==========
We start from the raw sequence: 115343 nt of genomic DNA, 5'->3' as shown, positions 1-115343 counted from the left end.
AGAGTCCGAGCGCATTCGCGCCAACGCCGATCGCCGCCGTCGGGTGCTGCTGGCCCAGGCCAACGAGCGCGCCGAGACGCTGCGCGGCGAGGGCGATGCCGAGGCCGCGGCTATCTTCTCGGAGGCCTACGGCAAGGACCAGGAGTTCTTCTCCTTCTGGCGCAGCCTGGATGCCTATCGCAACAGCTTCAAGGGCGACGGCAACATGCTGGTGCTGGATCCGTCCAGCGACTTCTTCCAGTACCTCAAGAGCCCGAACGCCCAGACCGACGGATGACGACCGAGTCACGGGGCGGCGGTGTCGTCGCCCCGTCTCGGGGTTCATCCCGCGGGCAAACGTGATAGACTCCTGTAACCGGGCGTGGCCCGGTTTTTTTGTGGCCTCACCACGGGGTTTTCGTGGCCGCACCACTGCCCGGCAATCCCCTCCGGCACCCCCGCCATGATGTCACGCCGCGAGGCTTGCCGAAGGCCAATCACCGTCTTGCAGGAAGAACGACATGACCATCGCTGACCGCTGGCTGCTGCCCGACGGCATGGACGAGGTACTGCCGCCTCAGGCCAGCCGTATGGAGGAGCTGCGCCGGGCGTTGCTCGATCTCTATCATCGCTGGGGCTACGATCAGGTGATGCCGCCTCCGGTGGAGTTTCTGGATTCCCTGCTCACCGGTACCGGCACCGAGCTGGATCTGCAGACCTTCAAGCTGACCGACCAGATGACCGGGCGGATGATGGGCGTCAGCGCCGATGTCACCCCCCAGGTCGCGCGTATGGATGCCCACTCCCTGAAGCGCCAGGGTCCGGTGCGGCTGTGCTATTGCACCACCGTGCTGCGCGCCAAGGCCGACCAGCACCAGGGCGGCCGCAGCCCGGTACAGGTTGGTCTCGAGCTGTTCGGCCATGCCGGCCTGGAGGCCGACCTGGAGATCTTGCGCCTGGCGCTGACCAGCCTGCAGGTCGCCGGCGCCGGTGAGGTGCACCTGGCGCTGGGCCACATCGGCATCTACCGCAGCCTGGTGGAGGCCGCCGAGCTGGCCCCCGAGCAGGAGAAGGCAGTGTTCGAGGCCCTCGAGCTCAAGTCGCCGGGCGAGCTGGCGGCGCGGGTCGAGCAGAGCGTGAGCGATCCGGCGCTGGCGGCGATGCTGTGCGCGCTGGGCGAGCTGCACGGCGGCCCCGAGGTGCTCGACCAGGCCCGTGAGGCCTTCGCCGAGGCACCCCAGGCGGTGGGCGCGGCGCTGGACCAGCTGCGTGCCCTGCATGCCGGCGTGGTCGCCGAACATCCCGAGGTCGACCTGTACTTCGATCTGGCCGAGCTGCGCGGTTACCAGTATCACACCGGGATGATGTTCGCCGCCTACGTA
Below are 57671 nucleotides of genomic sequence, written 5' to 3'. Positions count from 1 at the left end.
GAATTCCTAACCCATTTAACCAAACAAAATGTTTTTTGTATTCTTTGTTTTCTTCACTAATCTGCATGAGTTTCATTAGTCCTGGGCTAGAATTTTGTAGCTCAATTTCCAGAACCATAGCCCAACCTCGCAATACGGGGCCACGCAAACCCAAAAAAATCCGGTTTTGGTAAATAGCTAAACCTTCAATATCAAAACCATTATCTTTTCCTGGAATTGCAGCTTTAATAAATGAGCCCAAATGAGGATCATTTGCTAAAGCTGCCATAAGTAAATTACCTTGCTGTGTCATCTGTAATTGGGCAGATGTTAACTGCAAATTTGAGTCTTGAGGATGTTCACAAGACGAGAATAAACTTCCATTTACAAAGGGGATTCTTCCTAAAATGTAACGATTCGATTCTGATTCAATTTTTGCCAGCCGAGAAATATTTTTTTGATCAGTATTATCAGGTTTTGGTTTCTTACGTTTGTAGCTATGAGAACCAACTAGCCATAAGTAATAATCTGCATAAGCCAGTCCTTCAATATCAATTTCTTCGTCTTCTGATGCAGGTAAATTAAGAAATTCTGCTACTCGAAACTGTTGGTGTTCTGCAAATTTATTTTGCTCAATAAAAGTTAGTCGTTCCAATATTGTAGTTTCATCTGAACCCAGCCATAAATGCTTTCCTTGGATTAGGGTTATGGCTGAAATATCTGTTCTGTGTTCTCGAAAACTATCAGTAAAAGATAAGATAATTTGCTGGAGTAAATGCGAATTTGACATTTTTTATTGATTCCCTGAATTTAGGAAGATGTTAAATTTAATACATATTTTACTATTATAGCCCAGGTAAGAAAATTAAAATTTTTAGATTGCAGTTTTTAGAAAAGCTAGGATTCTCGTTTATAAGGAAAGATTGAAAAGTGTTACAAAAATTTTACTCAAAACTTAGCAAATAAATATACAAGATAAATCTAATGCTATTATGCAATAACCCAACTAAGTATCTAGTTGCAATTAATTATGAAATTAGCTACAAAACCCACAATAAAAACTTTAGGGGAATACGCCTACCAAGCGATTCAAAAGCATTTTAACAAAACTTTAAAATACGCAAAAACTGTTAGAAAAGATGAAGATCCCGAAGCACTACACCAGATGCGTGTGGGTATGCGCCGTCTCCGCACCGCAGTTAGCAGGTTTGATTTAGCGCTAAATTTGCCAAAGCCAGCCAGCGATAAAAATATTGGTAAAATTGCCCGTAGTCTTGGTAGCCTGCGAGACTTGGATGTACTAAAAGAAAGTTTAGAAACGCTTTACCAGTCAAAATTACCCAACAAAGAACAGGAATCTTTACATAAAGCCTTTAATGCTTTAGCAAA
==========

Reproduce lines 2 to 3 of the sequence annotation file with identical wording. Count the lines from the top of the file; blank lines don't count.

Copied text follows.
AGAGTCCGAGCGCATTCGCGCCAACGCCGATCGCCGCCGTCGGGTGCTGCTGGCCCAGGCCAACGAGCGCGCCGAGACGCTGCGCGGCGAGGGCGATGCCGAGGCCGCGGCTATCTTCTCGGAGGCCTACGGCAAGGACCAGGAGTTCTTCTCCTTCTGGCGCAGCCTGGATGCCTATCGCAACAGCTTCAAGGGCGACGGCAACATGCTGGTGCTGGATCCGTCCAGCGACTTCTTCCAGTACCTCAAGAGCCCGAACGCCCAGACCGACGGATGACGACCGAGTCACGGGGCGGCGGTGTCGTCGCCCCGTCTCGGGGTTCATCCCGCGGGCAAACGTGATAGACTCCTGTAACCGGGCGTGGCCCGGTTTTTTTGTGGCCTCACCACGGGGTTTTCGTGGCCGCACCACTGCCCGGCAATCCCCTCCGGCACCCCCGCCATGATGTCACGCCGCGAGGCTTGCCGAAGGCCAATCACCGTCTTGCAGGAAGAACGACATGACCATCGCTGACCGCTGGCTGCTGCCCGACGGCATGGACGAGGTACTGCCGCCTCAGGCCAGCCGTATGGAGGAGCTGCGCCGGGCGTTGCTCGATCTCTATCATCGCTGGGGCTACGATCAGGTGATGCCGCCTCCGGTGGAGTTTCTGGATTCCCTGCTCACCGGTACCGGCACCGAGCTGGATCTGCAGACCTTCAAGCTGACCGACCAGATGACCGGGCGGATGATGGGCGTCAGCGCCGATGTCACCCCCCAGGTCGCGCGTATGGATGCCCACTCCCTGAAGCGCCAGGGTCCGGTGCGGCTGTGCTATTGCACCACCGTGCTGCGCGCCAAGGCCGACCAGCACCAGGGCGGCCGCAGCCCGGTACAGGTTGGTCTCGAGCTGTTCGGCCATGCCGGCCTGGAGGCCGACCTGGAGATCTTGCGCCTGGCGCTGACCAGCCTGCAGGTCGCCGGCGCCGGTGAGGTGCACCTGGCGCTGGGCCACATCGGCATCTACCGCAGCCTGGTGGAGGCCGCCGAGCTGGCCCCCGAGCAGGAGAAGGCAGTGTTCGAGGCCCTCGAGCTCAAGTCGCCGGGCGAGCTGGCGGCGCGGGTCGAGCAGAGCGTGAGCGATCCGGCGCTGGCGGCGATGCTGTGCGCGCTGGGCGAGCTGCACGGCGGCCCCGAGGTGCTCGACCAGGCCCGTGAGGCCTTCGCCGAGGCACCCCAGGCGGTGGGCGCGGCGCTGGACCAGCTGCGTGCCCTGCATGCCGGCGTGGTCGCCGAACATCCCGAGGTCGACCTGTACTTCGATCTGGCCGAGCTGCGCGGTTACCAGTATCACACCGGGATGATGTTCGCCGCCTACGTA
Below are 57671 nucleotides of genomic sequence, written 5' to 3'. Positions count from 1 at the left end.